November 25, 2016 § Leave a comment
Seeing this reminded me again of what JD Vance wrote in Hillbilly Elegy. Poor whites in rural America are the sons and daughters of the people who rose into middle class by working in the manufacturing industry.
This social mobility entrenched the belief that diligence and hard work will bring wealth. However, Vance observes that this belief has persisted even as people stopped working hard. Instead of recognising their lack of diligence (or poor life choices), poor whites believe that the reason they’re not getting rich is because of immigration, or globalisation.
But that of course, doesn’t mean these people aren’t victims. Better tax and welfare policies for example would have all lessened wealth inequality. As I said before, poverty seems to be a complicated mix of poor life choices and factors outside of an individual’s control.
November 9, 2016 § Leave a comment
I just finished J.D. Vance’s book Hillbilly Elegy and have three thoughts to offer.
1. There is a strong connection between privilege and social mobility
Social mobility is an equaliser. If it’s easy to move from one social class to another then we might conclude that a society is fairly equal and meritocratic.
However, there is a strong connection between privilege and social mobility, and I mean all kinds of privilege: wealth, educated parents, a loving and stable family and a safe neighbourhood. I identify with Vance on some level because I’m also a child of poor migrants. But I’m incredibly luckier because the statistics were on my side. My parents, though poor migrants initially, are both tertiary educated. They value education and provided a caring and secure family home. Vance on the other hand is the first person in his family to go to college; his father gave him up for adoption and his mother is a drug addict. He attributes much of his success to the love of his sister and grandmother and the fact that his grandmother (and when she was sober, his mother) cared about his education.
He admits that this is probably the only thing that changed his life’s trajectory. Otherwise he went to the same school, grew up in the same neighbourhood, witnessed the same fights and crises that other kids in his town saw.
Parents should love their kids, but I’m beginning to see that a loving and caring family is almost a privilege in those areas, because when everyone’s parents are poor and uneducated, kids with parents who are still willing to invest in them the only way they can (i.e. by providing a loving family home) will probably go furthest.
The problem is this: can you provide a stable home for your child when you’re a single-teenage parent? Will you love your kids if you’ve never known love from your own parents? Poverty is like a disease in these families; it gets passed down through generations.
2. Pessimism among poor, working class whites results from a complicated mix of poor life choices and factors outside of their control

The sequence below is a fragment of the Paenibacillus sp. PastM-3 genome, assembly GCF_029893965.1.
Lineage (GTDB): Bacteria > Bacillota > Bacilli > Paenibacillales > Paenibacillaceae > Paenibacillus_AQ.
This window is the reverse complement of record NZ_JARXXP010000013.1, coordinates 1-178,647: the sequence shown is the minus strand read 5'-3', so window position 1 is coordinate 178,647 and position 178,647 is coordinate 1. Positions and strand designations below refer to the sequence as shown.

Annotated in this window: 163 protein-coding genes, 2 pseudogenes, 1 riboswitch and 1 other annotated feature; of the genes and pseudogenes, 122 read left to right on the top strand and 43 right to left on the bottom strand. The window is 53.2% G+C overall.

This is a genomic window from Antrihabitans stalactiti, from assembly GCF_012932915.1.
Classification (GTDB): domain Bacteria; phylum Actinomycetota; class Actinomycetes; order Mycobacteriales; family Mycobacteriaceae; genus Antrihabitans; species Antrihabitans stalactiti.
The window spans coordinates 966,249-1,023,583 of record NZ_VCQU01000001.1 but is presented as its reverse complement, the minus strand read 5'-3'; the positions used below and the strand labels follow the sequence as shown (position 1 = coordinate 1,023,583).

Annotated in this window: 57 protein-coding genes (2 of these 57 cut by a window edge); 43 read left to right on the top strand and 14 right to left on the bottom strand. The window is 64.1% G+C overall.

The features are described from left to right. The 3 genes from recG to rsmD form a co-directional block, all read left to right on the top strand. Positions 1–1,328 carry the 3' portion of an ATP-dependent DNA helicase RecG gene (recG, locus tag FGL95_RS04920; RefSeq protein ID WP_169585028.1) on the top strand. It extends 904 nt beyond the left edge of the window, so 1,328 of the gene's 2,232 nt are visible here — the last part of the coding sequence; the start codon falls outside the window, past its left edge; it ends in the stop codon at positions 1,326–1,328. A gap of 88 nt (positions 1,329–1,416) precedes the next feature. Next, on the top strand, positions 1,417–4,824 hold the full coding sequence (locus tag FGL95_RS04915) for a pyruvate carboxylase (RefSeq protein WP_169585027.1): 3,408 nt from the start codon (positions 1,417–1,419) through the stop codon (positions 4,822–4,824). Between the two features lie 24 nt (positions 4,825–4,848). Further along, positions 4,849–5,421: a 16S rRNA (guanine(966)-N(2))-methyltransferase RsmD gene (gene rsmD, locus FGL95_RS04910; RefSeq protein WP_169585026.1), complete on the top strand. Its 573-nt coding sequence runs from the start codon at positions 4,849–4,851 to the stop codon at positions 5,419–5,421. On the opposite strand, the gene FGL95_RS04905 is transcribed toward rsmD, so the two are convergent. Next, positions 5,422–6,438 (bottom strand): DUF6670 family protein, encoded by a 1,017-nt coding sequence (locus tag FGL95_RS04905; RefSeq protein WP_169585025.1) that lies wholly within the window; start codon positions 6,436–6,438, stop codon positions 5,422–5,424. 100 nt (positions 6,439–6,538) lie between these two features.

Vance is still figuring out whether the balance is in favour of the individual or forces outside of their control. He blames his mother for not being able to quit drugs but at the same time he admits that she grew up in a violent household. A lot of people he knew who failed did so because of their own choices, and he cites a guy he used to work with in a tile factory who eventually lost his job because he was always late to work and would take 1 hr toilet breaks. When he lost the job he turned against the boss and said he couldn’t be fired because he had a pregnant girlfriend to look after.
Yet at the same time Vance recognises that there are rarely any examples of happy families to look up to, and rarely anyone in the community to show a kid that if you study hard you will get somewhere. People are disillusioned with hard work because they don’t see the rewards, and they don’t feel like they can control their own lives. This leads to a high level of pessimism among working class whites. For example, working class whites are more likely to believe that their children will do worse than them, compared to African-American and Hispanic parents.
In the end, Vance says that a community can either empower people with a sense that they can control their own destiny or encourage them to take refuge in resentment at forces beyond their control.
3. Politicians have capitalised on this resentment
Politicians like Trump, Farage and Le Pen tap into this resentment and blame the white-working-class-plight on immigration, globalisation and a corrupt political establishment. People are call this the rise of populism, perhaps best defined as a type of politics that
scorns elites and experts. It supposes that the purpose of politics is to act on the will of the people, and it proposes simple solutions to complex problems that require serious and effective policy responses
In the end, these simple solutions are not going to help poor working class whites. We need to communicate that, instead of ignoring their problems because we disagree with its political manifestation. Schemes like vote trading undermine democracy and further belittles the political voice of what is already one of the most disempowered groups in America. We label them stupid, racist, sexist and homophobic. But we don’t recognise that they are just very poor, and no one has done anything about it for too long.
February 10, 2016 § Leave a comment
Reading My Own Story by Emmeline Pankhurst. Here’s her wikipedia one-liner: ‘Emmeline Pankhurst was a British political activist and leader of the British suffragette movement who helped women win the right to vote.’
A book that appeals to my conventional socialist sensibilities, and my conventional reading habits, in general. Sometimes I feel that my book taste could be a bit more adventurous rather than a human interest story whenever I’m not stuck in fiction (rarely). Not to devalue the significant achievements of Emmeline Pankhurst, but I always read books, whether biography or history, that have an emotional focus, or which tells a well-known story from a very personal side. For some reason, I don’t tend to pick up books that are more abstract and that are more about ideas. Big-thinking books tend to escape my shelf.